A U.S. Supreme Court justice said “it wouldn’t surprise him” if the death penalty is struck down by the nation’s highest court.
According to the Associated Press, in an address at the University of Minnesota Law School Tuesday, Supreme Court Justice Antonin Scalia said “it is practically impossible to impose it but we have not formally held it to be unconstitutional” because of the death penalty decisions of the Court.
Scalia said the Constitution shouldn’t be open for broad interpretation and that recent rulings have added mitigating circumstances that must be considered or made it impermissible to automatically sentence people to death for certain crimes, such as killing a police officer.
The comments in Minneapolis weren’t Scalia’s first about the demise of the death penalty. He brought up the topic Sept. 22 at Rhodes College in Memphis, Tenn. Scalia, delivering the school’s annual Constitution Day lecture, distinguished between “originalist” adherence to the original text and meaning of the Constitution and the theory of a “living” Constitution that views the documents as one that evolves and changes without being amended. "They're not interpreting the constitution. They're writing one, they're revising one." He wondered how people would like it if the judges would rewrite the Constitution, according to the Associated Press.
The development or availability of drugs has possibly had an impact on the death penalty. Ohio recently postponed their death penalty for two years because of trying to obtain the correct drugs, according to CBS News.
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Scalia joined Justice Samuel Alito and others to rule in the case of Glossip v. Gross that the use of midazolam for executions does not violate the Eighth Amendment’s ban on “cruel and unusual punishment.”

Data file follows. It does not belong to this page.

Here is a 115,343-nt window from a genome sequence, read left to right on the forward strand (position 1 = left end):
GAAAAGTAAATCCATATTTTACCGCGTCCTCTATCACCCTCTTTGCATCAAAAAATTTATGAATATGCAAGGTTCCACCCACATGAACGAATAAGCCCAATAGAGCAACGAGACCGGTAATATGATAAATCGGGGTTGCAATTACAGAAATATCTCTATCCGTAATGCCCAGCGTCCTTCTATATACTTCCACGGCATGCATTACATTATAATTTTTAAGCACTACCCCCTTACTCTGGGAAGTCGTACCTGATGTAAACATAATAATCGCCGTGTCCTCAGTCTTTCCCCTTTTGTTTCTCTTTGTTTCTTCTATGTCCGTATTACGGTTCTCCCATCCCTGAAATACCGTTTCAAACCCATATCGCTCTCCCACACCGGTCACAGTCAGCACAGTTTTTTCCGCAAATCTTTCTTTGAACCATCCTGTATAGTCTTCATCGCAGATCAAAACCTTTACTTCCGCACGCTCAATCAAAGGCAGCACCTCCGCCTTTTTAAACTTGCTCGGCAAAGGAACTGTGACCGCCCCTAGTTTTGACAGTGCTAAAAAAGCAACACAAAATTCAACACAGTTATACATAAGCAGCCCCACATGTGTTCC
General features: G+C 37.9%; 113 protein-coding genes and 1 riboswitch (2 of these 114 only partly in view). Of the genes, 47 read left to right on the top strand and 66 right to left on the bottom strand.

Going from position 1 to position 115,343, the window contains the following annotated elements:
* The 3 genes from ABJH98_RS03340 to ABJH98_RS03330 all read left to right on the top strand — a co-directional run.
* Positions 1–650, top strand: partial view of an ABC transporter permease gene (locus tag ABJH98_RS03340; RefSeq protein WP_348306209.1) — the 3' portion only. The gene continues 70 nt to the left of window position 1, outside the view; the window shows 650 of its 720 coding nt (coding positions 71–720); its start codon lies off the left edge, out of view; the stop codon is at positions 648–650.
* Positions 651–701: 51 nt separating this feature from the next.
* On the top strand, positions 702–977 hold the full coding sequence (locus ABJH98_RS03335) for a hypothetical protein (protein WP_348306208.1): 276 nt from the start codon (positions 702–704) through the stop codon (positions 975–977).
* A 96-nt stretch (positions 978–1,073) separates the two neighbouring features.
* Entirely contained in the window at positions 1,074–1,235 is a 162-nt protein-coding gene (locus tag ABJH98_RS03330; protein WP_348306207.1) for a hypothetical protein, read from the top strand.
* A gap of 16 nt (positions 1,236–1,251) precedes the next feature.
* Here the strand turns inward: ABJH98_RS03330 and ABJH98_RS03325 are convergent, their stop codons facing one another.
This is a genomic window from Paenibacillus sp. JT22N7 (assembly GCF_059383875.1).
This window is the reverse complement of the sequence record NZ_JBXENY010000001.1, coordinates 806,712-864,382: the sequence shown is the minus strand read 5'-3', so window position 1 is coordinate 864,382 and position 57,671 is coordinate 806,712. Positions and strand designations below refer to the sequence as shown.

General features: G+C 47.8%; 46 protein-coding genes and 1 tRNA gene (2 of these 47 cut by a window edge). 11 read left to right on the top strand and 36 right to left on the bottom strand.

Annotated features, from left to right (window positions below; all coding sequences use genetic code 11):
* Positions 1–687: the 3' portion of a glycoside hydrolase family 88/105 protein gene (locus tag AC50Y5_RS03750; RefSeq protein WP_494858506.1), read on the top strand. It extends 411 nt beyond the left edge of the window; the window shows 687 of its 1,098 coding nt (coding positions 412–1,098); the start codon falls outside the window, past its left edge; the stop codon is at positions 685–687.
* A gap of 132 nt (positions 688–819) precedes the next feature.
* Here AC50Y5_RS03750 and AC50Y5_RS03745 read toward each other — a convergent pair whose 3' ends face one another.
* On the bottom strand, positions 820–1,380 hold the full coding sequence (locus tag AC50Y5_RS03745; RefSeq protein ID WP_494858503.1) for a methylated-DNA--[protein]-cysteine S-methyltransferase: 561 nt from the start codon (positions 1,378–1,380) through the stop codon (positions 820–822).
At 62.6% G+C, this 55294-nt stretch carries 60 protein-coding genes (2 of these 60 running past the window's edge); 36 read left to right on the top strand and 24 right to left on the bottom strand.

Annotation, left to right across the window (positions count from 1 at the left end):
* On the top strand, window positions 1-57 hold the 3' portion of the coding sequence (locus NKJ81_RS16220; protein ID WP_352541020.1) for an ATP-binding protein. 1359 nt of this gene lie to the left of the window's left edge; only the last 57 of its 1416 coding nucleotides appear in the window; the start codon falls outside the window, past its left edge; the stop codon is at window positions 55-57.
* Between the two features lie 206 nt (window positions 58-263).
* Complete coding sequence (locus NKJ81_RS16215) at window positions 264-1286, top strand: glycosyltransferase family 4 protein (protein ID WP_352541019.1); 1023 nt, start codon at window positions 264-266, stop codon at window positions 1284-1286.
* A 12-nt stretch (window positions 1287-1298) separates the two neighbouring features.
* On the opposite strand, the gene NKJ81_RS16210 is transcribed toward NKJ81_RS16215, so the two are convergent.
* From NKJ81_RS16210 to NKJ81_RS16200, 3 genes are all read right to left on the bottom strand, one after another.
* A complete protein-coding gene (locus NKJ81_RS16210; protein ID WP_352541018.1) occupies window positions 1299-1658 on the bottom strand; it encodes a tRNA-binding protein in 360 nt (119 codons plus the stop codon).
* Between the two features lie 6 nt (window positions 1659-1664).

The number of executions was down to 35 in 2014 and so far 24 have taken place this year, according to the Death Penalty Information Center. Over 1,400 executions have taken place since 1976 with 530 total being executed in Texas alone.
In his address to Congress Sept. 24, Francis noted that he has advocated for the global abolition of the death penalty and supports the work of U.S. bishops to abolish the death penalty.
"Not only do I support them," he said, "but I also offer encouragement to all those who are convinced that a just and necessary punishment must never exclude the dimension of hope and the goal of rehabilitation."
The Supreme Court has already heard one death penalty case this term, according to the Associated Press.
[Elizabeth A. Elliott is an NCR Bertelsen intern. Her email address is firstname.lastname@example.org.]
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